• 'Edmund Spenser and the Development of an AngloIrish Identity', in Yearbook of English Studies, XIII (1983), pp. 119.
  • 'Galway : from the Reformation to the Penal Laws', in Diarmuid Ó Cearbhaill ed., Galway : Town & Gown, 14841984 (Dublin, Gill & Macmillan, 1984), pp. 10–28.
  • 'Fusion and Faction in Modern Ireland', in Comparative Studies in Society and History XXVI (1984), pp. 35265.
  • 'Migration and Opportunity : Britain, Ireland and the New World', in Irish Economic & Social History XII (1985), pp. 732; subsequently included in slightly revised form as a chapter of Kingdom and Colony.
  • Debate with Raymond Gillespie on Migration and Opportunity in Irish Economic & Social History, XIII (1986), pp. 96–100.
  • 'The Power but not the Gory', in Times Literary Supplement, 19 Dec 1986, p. 14–32 : a review of New History of Ireland, vol. IV.
  • 'Pádraigín Haicéad : an sagart agus an file i gcomhthéacs a aimsire', in Dúchas, 1983, 1984, 1985 (Dublin, 1986), pp. 820 [Pádraigín Haicéad the priest and the poet in the context of his time].
  • 'Natives & Other Strangers : settlement, cultural assimilation and conflict', in Community, Culture & Conflict, ed. M.A.G. Ó Tuathaigh (Galway, 1986), pp. 116.
  • 'The Irish Background to Penn's Experiment', in The World of William Penn, ed. R. S. Dunn and M. M. Dunn (Philadelphia,1986), pp. 139–56.
  • 'Europeans Abroad : Problems, Perspectives and Possibilities', in Historical Journal, XXIX (1987), pp. 46979.
  • 'Protestants, Planters and Apartheid in Early Modern Ireland', in Irish Historical Studies, XXV, (1986), pp. 105–15.
  • 'The Birth of the Modern Constitution', in De Valera's Constitution and Ours, ed. Brian Farrell (Dublin, 1988), pp. 117.
  • 'To Establish a Common Wealthe: Captain John Smith as New World Colonist', in Virginia Magazine of History & Biography XCVI (1988), pp. 213–22.
  • Debate with Dr. Ciaran Brady on 'Spenser's Irish Crisis' in Past & Present 120 (1988), pp. 20115.
  • 'Raleigh's Ireland', in Raleigh and Quinn : the Explorer and his Boswell, ed. H.G. Jones (Chapel Hill, N.C., 1987), pp. 86–101.
  • 'Upper Ireland', in London Review of Books, 16 March 1989, pp. 89: a review of R.F. Foster, Modern Ireland, 1600–1972
  • 'Conquest and Colonisation : the implications of these processes for Modern Irish History', in IrishAustralian Studies : Papers Delivered at the Fifth IrishAustralian Conference, ed. Oliver MacDonagh and W.F. Mandle (Canberra, 1988), pp. 4264.
  • 'Early Modern Ireland, c.15001700', in The Oxford Illustrated History of Ireland, ed. R. F. Foster (Oxford, 1989), pp. 10460.
  • 'Introduction : Spenser and Reform in Ireland' in Spenser and Ireland : an Interdisciplinary Perspective, ed., Patricia Coughlan (Cork, 1989), pp. 92–4.
  • 'Uplift', in London Review of Books, 24 May 1990, pp. 223 : a review of Oliver MacDonagh, The Emancipist : Daniel O'Connell, 1830–1847.
  • 'The British Atlantic World : Working Towards a Definition', in Historical Journal, XXXIII (1990), pp. 479–97.
  • 'In Defence of the Constitution? : the nature of Irish revolt in the Seventeenth Century' in Culture et Pratiques Politiques en France et en Irlande, XVIeXVIIIe siècle ed. Louis Bergeron and L.M. Cullen (Paris, 1990), pp. 23–40.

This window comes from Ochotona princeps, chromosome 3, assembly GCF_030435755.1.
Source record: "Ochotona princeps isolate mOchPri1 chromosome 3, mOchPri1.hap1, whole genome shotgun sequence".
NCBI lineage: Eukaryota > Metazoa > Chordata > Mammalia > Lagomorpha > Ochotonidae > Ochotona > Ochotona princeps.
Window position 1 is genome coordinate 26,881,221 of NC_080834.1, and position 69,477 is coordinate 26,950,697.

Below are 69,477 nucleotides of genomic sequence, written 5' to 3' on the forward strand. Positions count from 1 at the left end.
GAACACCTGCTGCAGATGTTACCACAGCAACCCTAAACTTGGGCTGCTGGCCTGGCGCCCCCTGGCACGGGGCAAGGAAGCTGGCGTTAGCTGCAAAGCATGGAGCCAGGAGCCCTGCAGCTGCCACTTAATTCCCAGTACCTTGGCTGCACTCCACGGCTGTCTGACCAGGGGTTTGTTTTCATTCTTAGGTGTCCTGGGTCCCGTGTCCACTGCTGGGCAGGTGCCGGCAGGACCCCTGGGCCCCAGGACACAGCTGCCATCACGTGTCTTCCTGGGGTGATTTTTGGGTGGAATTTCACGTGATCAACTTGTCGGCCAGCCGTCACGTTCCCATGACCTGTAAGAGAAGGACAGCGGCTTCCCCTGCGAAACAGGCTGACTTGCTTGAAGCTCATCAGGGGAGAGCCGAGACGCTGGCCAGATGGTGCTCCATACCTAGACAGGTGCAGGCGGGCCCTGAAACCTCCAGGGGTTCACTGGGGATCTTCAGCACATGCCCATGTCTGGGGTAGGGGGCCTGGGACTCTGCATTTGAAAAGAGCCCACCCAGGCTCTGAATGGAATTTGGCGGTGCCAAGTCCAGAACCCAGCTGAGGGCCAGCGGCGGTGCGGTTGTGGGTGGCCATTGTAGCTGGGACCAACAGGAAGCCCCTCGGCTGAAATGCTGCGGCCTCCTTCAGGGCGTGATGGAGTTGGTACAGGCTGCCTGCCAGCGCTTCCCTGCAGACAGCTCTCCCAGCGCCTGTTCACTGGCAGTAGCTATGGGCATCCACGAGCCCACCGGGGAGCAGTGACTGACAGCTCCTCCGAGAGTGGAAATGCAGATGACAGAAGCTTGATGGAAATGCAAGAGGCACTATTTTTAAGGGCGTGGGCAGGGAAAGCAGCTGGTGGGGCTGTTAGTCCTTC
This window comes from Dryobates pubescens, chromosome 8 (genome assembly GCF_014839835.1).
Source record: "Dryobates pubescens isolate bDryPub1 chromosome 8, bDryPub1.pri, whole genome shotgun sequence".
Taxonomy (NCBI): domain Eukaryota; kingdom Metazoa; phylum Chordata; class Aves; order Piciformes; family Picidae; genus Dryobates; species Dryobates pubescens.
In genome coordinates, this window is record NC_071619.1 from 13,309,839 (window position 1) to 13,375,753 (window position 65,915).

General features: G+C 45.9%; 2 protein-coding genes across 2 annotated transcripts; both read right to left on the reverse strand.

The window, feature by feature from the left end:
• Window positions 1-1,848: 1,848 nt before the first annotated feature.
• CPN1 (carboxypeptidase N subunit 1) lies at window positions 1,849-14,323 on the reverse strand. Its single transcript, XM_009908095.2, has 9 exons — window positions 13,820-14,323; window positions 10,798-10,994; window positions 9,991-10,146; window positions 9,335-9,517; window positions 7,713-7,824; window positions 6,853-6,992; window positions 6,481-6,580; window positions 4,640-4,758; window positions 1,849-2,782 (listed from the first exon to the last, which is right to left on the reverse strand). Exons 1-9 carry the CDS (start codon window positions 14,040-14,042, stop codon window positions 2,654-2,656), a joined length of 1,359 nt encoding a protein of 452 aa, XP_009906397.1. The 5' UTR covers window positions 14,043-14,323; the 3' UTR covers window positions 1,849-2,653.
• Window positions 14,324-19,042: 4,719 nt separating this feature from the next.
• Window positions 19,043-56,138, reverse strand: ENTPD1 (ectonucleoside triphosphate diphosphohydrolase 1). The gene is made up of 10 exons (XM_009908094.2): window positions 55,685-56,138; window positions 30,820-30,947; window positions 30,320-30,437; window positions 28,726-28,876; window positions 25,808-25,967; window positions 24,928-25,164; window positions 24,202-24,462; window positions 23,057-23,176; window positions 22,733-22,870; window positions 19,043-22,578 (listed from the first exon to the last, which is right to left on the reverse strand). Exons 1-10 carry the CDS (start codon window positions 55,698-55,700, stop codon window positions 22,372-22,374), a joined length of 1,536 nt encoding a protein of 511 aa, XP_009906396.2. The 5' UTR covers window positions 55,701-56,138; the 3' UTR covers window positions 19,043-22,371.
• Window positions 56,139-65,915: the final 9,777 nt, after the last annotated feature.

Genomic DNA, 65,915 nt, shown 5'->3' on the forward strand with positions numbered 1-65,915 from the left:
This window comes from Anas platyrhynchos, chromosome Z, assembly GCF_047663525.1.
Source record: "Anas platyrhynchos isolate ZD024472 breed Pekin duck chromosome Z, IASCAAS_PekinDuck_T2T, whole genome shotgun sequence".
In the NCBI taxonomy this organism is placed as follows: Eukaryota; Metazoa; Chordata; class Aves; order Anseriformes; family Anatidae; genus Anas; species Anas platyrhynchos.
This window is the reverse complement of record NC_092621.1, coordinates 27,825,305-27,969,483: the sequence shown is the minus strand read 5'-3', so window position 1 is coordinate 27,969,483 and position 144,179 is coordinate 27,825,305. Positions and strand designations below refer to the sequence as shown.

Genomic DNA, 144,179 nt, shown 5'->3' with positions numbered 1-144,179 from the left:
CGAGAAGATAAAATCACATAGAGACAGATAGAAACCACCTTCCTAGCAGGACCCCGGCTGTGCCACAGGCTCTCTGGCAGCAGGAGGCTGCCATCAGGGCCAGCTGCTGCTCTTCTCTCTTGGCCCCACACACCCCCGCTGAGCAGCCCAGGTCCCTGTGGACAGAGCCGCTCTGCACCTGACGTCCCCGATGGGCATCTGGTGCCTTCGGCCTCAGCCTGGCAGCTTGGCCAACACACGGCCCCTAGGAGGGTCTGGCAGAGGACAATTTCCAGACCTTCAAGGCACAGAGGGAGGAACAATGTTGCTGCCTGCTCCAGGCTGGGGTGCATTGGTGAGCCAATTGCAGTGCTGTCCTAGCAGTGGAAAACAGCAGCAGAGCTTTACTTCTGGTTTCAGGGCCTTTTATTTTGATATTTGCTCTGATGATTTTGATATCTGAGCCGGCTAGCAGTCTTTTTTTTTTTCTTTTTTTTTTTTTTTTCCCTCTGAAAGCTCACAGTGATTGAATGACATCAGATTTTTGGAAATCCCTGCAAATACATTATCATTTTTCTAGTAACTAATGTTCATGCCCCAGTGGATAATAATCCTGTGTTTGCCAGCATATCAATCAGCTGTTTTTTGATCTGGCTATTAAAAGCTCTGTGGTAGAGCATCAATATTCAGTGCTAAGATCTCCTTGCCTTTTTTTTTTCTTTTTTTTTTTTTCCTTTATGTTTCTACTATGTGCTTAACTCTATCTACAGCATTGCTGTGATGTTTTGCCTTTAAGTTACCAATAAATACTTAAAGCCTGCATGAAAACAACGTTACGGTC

• 'The Marginal Kingdom : Ireland as a Problem in the First British Empire', in Strangers within the Realm : Cultural Margins of the First British Empire, ed., Bernard Bailyn and Philip D. Morgan (Chapel Hill, 1991) pp. 35–66.
  • 'Ireland: the Historical Context', in The Spenser Encyclopedia, ed. A.C. Hamilton et al. (Toronto, 1990), pp. 40–47.
  • 'The Early Planters : Spenser and his Contemporaries', in The Field Day Anthology of Irish Writing, ed. Seamus Deane (Derry City & London, 1991), pp. 171–234; prepared with Andrew Carpenter.
  • 'Remembering Columbus, 14921992', in Journal of Galway Archaeological & Historical Society XLIV (1992) pp. 110.
  • 'The Attempted Anglicization of Ireland in the Seventeenth Century: an Exemplar of "British History"', in Three Nations a Common History c.1600–1920 ed. Ronald G. Asch (Bochum, Germany, Universitatsverlag Dr. N. Brockmeyer, 1993), pp. 4982; reprinted in The Political World of Thomas Wentworth, earl of Strafford, 1621-1641--, ed. Julia Merritt, (Cambridge, 1996).
  • 'The 1641 Depositions as a Source for the Writing of Social History : County Cork as a Case Study', in Cork: History and Society ed. Patrick O'Flanagan and Neil Buttimer (Dublin, 1993), pp. 249–308.
  • '1641 Depositions : a Source for Social and Cultural History', in History Ireland, vol. 1, no.4 (1993), pp. 52–55.
  • Irish Resistance to Empire? : 1641, 1690 and 1798', in An Imperial State at War ed. Lawrence Stone (London, Routledge, 1994) pp. 288–321.
  • 'What Really Happened in Ireland in 1641?', in Ireland: From Independence to Occupation, 1641–1660, ed. Jane Ohlmeyer (Cambridge, 1995), pp. 24–43.
  • 'Irish, Scottish and Welsh Responses to Centralization, c.1530-c1640', in Uniting the Kingdom? The Enigma of British History, ed Alexander Grant and Keith Stringer (London, Routledge, 1995), pp. 147–69.
  • 'Reviewing A View of the Present State of Ireland' in Irish University Review: Special Issue: Spenser in Ireland, 1596–1996 XXVI (1996), pp. 252–267.
  • 'Revising the Revisionist', in Irish Historical Studies, XXX (1996), pp. 242–254 .
  • 'Religion, Politics and the Irish Rising of 1641', in Religion and Rebellion: the Proceedings of the Twenty Second Irish Conference of Historians, ed. Judith Devlin and Ronan Fanning, (Dublin, 1997), pp. 40–70.
  • 'Writing Atlantic History; or, Reconfiguiring the History of Colonial British America', in The Journal of American History, vol. 86 (1999), pp. 1093–1114.
  • 'Atlantic History; what and why?', in European Review, vol. 9 (2001), pp. 399–411.
  • ‘Atlantic History, 14921700: Scope, Sources and Methods’, in Atlantic History: History of the Atlantic System, 1580–1830 (Göttingen, 2002), pp. 55–64.
  • ‘Asia, the Atlantic and the Subjects of the British Monarchy’, in A Companion to Stuart Britain, ed., Barry Coward (Oxford, Blackwell Publishing, 2003), pp. 45–66.
  • ‘Taking Sides in Early Modern Ireland: the Case of Hugh O’Neill, earl of Tyrone’, in Taking Sides?: Colonial and Confessional Mentalitiés in Early Modern Ireland; Essays in Honour of Karl S. Bottigheimer, ed., Vincent Carey and Ute LotzHeumann (Dublin, 2003), pp. 94–115.
  • ‘Writing Early Modern History: Ireland, Britain and the Wider World’, in The Historical Journal, vol. 46 (2003), pp. 723–747.

References[edit]

  1. ^ "Professor Nicholas Canny". National University of Ireland, Galway. Retrieved 15 November 2010. 

External links[edit]